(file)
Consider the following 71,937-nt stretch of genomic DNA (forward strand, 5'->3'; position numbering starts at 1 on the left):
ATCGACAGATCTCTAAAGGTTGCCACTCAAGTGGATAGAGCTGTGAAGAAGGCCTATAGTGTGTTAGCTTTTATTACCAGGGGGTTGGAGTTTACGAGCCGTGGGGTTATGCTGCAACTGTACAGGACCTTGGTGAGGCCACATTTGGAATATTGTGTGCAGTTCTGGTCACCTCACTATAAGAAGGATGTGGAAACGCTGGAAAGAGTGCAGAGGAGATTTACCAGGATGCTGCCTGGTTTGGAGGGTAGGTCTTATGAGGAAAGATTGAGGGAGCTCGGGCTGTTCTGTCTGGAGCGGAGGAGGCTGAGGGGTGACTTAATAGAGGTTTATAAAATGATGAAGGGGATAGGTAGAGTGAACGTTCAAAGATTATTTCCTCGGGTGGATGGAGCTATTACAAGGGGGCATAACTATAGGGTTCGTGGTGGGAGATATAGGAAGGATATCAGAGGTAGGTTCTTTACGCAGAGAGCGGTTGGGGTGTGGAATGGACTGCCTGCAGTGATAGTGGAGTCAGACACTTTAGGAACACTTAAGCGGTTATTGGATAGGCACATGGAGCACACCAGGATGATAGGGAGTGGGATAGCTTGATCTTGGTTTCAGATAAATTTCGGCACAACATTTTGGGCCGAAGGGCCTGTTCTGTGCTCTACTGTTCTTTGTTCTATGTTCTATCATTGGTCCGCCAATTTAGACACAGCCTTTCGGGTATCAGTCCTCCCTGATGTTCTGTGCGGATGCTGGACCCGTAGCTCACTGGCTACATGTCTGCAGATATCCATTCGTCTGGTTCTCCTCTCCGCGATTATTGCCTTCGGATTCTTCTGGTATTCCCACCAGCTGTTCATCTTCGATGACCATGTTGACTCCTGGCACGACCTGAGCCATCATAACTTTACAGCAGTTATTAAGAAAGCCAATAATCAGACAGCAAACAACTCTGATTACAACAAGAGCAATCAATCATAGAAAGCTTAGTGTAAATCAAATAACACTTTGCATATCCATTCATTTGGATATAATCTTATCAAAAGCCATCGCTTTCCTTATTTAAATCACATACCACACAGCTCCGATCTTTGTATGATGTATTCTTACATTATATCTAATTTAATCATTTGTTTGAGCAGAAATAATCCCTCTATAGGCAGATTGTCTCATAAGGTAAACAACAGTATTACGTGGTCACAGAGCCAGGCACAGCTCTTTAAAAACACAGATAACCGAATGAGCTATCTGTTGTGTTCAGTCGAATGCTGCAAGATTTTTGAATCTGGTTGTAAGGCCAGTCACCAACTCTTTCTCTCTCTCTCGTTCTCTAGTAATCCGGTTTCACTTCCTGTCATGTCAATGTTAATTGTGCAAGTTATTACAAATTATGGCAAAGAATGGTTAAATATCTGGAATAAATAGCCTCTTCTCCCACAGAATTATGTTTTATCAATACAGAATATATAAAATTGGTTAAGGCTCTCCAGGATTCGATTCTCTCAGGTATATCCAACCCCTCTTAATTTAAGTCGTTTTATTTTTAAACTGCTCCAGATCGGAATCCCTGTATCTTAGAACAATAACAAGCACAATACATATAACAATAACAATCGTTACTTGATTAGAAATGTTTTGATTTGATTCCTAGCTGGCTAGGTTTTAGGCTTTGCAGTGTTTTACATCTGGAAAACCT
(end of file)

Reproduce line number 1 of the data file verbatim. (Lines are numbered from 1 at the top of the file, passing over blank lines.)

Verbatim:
Consider the following 71,937-nt stretch of genomic DNA (forward strand, 5'->3'; position numbering starts at 1 on the left):